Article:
I dread Thee, Unbegotten Love!
True God! sole Fount of Grace!
And now before Thy blessed throne
My sinful self abase.
O Light! O Love! O very God
I dare no longer gaze
Upon Thy wondrous attributes
And their mysterious ways.
 

These lines have everything to make a great hymn, sound theology, smooth structure, lyric beauty, high compression of profound ideas and a full charge of lofty religious feeling. Yet they are in complete neglect. I believe that a mighty resurgence of the Spirit's power among us will open again wells of hymnody long forgotten. For song can never bring the Holy Spirit, but the Holy Spirit does invariably bring song.

What we have in the Christian doctrine of the Holy Spirit is Deity present among us. He is not God's messenger only, He is God. He is God in contact with His creatures, doing in them and among them a saving and renewing work.

The Persons of the Godhead never work separately. We dare not think of them in such a way as to "divide the substance." Every act of God is done by all three Persons. God is never anywhere present in one Person without the other two. He cannot divide Himself. Where the Spirit is, there also is the Father and the Son. "We will come unto him and make our abode with him." For the accomplishment of some specific work one Person may for the time be more prominent than the others are, but never is He alone. God is altogether present wherever He is present at all.

To the reverent question, "What is God like?" a proper answer will always be, "He is like Christ." For Christ is God, and the Man who walked among men in Palestine was God acting like Himself in the familiar situation where His incarnation placed Him. To the question, "What is the Spirit like?" the answer must always be, "He is like Christ." For the Spirit is the essence of the Father and the Son. As they are, so is He. As we feel toward Christ and toward our Father who art in heaven, so should we feel toward the Spirit of the Father and the Son.

The Holy Spirit is the Spirit of life and light and love. In His uncreated nature He is a boundless sea of fire, flowing, moving ever, performing as He moves the eternal purposes of God. Toward nature He performs one sort of work, toward the world another and toward the Church still another. And every act of His accords with the will of the Triune God. Never does He act on impulse nor move after a quick or arbitrary decision. Since He is the Spirit of the Father He feels toward His people exactly as the Father feels, so there need be on our part no sense of strangeness in His presence. He will always act like Jesus, toward sinners in compassion, toward saints in warm affection, toward human suffering in tenderest pity and love.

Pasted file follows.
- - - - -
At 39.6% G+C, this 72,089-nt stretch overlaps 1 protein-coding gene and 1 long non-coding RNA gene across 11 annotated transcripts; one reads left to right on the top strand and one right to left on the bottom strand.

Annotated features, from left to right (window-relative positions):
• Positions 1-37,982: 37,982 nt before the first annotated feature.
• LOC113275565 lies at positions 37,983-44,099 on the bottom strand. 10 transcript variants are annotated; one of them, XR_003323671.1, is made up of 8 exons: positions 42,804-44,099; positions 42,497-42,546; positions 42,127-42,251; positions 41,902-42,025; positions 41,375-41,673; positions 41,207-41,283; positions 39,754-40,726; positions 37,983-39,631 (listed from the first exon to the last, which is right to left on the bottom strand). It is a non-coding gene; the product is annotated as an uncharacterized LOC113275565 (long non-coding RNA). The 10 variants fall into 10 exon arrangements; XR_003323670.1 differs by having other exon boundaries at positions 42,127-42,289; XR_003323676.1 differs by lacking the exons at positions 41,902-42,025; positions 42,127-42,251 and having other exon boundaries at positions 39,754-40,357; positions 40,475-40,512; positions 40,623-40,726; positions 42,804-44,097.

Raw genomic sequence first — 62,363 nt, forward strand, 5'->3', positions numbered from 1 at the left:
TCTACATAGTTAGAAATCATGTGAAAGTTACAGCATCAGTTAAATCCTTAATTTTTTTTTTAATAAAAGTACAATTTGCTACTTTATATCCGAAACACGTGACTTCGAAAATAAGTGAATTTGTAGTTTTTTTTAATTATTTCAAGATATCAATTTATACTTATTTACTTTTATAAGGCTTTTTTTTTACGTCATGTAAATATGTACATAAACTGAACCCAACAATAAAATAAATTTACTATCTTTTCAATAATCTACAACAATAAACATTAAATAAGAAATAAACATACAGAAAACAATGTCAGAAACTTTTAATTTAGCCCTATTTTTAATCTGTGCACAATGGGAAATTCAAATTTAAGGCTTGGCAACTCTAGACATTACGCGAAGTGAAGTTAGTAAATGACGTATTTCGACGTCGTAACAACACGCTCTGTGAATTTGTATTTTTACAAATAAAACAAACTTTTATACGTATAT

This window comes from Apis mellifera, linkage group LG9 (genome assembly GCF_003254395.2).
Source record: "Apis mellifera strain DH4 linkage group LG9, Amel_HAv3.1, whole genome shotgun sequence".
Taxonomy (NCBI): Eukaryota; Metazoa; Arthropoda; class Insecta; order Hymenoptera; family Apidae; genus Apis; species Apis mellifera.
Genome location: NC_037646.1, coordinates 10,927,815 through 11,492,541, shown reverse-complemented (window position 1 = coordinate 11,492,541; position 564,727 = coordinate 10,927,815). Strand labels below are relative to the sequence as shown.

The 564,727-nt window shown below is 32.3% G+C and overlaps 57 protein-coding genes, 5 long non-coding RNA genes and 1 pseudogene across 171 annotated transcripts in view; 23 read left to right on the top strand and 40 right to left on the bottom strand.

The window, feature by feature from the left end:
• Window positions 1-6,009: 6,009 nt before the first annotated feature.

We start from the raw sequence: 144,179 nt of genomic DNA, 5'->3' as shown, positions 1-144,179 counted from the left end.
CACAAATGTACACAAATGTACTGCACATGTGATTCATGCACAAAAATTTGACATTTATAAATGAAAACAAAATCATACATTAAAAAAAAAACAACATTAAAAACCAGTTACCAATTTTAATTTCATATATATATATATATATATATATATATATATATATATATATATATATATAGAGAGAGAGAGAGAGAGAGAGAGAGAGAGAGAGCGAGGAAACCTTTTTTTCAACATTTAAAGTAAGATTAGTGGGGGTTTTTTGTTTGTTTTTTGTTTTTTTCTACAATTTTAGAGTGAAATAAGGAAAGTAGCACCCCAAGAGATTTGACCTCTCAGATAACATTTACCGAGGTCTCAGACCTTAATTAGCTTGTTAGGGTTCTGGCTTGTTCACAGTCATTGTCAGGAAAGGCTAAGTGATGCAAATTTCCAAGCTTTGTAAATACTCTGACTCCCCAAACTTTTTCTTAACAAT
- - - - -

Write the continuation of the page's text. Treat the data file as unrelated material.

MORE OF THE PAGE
It is time for us to repent, for our transgressions against the blessed Third Person have been many and much aggravated. We have bitterly mistreated Him in the House of His friends. We have crucified Him in His own temple as they crucified the Eternal Son on the hill above Jerusalem. And the nails we used were not of iron, but of the finer and more precious stuff of which human life is made. Out of our hearts we took the refined metals of will and feeling and thought, and from them we fashioned the nails of suspicion and rebellion and neglect. By unworthy thoughts about Him and unfriendly attitudes toward Him we grieved and quenched Him days without end.

The truest and most acceptable repentance is to reverse the acts and attitudes of which we repent. A thousand years of remorse over a wrong act would not please God as much as a change of conduct and a reformed life. "Let the wicked forsake his way, and the unrighteous man his thoughts: and let him return unto the Lord, and he will have mercy upon him; and to our God, for he will abundantly pardon."

We can best repent our neglect by neglecting Him no more. Let us begin to think of Him as One to be worshipped and obeyed. Let us throw open every door and invite Him in. Let us surrender to Him every room in the temple of our hearts and insist that He enter and occupy as Lord and Master within His own dwelling. And let us remember that He is drawn to the sweet name of Jesus as bees are drawn to the fragrance of clover. Where Christ is glorified He will move about freely, pleased and at home.
 

Back